Gary Jackson: Fire When Ready Pottery
A Chicago potter’s somewhat slanted view of clay & play
Categories: bike, friends, studio

So as I paint the color slip details onto the thrown & stamped pieces,
I need to make sure that every stamp gets highlighted and none
of them are missed along the way. Problem is, some of the soda slips
look surprisingly similar to the natural clay color. So as I go around
dabbing a little bit of slip into the stamps… how do you keep track
of what you’ve done if the slip matches the clay?

Well, after years of struggling to keep track… a simple suggestion
by fellow-potter-friend Amy Higgason may have resolved my problem.

Why not simply color the slip so it contrasts more?

Sounds simple, right? Why did I never think of that?
Amy suggested using simple food coloring to tint the slip
as it will easily burn out of the slip at a low temperature before
the “real firing” starts to affect the pots.

So I added some food coloring to the slips that “match” the clay,
especially to the “smooth orange” slip – so I added red & yellow
to make it “oranger”… and look what happened…


Not only is the slip easier to see as I apply it to the pot…
it was also a really groovy process! As the drops of food color hit the slip,
it seeped & spread, made really fun patterns that evolved as I stirred it together!!!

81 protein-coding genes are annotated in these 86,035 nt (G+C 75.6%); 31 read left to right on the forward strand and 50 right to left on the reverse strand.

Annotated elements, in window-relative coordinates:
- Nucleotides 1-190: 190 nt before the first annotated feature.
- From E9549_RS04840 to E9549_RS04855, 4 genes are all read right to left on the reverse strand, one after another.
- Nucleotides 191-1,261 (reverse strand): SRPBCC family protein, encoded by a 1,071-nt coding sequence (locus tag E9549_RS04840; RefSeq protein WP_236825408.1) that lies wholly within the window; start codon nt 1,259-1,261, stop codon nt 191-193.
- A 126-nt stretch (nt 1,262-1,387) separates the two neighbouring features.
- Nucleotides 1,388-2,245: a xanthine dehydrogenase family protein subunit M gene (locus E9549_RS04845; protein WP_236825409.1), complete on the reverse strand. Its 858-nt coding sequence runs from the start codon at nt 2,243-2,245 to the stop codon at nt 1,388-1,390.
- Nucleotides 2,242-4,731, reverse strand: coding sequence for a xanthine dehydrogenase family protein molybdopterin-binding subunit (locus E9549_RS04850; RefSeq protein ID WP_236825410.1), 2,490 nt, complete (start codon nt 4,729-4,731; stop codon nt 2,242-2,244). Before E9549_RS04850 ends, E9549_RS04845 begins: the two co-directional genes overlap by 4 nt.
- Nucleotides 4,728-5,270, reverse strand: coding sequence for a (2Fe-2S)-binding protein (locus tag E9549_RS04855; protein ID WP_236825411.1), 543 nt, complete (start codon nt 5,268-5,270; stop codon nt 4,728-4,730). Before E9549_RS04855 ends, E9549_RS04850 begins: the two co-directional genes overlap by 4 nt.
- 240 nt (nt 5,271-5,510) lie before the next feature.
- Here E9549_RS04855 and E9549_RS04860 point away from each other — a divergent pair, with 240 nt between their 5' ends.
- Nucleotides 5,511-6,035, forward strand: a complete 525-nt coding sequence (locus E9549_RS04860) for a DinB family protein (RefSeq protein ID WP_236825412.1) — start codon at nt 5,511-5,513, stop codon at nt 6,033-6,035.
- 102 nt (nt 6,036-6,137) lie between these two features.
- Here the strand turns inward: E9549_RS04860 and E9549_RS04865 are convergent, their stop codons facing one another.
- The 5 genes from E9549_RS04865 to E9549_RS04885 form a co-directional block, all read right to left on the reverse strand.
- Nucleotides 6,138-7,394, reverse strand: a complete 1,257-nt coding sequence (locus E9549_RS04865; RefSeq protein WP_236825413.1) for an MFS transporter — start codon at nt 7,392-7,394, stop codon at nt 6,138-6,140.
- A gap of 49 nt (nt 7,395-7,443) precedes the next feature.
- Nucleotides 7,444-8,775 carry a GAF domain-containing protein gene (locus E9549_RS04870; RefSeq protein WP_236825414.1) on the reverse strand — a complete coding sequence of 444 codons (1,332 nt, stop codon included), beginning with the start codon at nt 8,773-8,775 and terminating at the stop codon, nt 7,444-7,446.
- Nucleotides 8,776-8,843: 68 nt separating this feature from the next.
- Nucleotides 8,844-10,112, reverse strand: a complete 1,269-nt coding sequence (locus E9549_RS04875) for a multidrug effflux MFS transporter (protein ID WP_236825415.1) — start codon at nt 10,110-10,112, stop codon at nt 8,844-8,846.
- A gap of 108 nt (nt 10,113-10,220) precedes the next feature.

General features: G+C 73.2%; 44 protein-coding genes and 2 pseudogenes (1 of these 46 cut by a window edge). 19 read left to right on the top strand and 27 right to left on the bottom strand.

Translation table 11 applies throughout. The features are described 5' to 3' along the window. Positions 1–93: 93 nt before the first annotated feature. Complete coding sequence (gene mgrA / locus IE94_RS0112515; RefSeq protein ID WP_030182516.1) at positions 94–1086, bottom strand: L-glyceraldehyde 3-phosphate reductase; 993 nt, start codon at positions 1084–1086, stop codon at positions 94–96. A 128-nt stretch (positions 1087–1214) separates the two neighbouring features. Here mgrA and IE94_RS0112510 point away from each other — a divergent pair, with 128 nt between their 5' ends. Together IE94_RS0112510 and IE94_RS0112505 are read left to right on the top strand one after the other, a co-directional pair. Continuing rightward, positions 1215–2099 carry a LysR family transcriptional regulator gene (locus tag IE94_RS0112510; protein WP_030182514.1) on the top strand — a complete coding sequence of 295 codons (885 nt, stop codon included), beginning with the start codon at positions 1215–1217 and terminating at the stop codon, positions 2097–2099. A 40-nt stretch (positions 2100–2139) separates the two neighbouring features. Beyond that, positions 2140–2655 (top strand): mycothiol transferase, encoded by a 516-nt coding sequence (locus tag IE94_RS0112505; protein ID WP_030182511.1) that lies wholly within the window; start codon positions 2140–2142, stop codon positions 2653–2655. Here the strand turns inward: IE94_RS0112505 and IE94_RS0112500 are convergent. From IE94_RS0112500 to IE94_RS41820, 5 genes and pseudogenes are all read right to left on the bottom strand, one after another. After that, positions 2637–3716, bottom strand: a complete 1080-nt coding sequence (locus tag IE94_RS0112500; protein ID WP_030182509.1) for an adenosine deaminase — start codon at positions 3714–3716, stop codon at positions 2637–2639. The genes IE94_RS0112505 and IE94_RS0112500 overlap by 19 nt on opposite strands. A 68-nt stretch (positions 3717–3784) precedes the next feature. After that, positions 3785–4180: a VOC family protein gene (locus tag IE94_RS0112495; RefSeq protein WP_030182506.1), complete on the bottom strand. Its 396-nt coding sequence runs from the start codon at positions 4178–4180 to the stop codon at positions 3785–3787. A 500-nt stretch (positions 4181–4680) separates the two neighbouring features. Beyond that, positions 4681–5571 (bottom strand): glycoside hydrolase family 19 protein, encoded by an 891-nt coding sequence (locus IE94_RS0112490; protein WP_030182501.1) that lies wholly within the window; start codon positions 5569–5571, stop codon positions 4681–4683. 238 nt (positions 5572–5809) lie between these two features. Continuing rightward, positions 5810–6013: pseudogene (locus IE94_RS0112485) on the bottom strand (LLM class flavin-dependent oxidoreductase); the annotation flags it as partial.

Who knew?…

Categories: bike, photography, pottery, process, production, stamps, studio

So tonight I put some “finishing touches” on the mugs!

As part of the soda-firing process, a lot of the color accents achieved
come from colored slip applied to the surface. Slip is just watered down clay
with special chemical colorants added. These chemicals react to the
soda atmosphere and create dramatic colors and random flashing marks.
Slip generally needs to be painted onto the clay body while it is wet
or leather-hard. I typically paint the slip on after stamping, trimming
and applying handles. It’s usually the last step before I let the pieces air-dry.

Tonight I painted slip accents onto the mugs… both along the top rims
and some of the smaller details inside each of the stamps. Yes, it’s true…
each and every little stamp, one by one… each one with a touch of slip!


Now that they are all painted, I can let them air-dry… and then bisque fire
the mugs when I accumulate a kiln-full of greenware (dry clay). Once fired,
the mugs will be glazed and fired again. A few more steps in the process…


Categories: bike, nature, pottery, process, production, stamps, studio

One of my favorite things to make… mugs!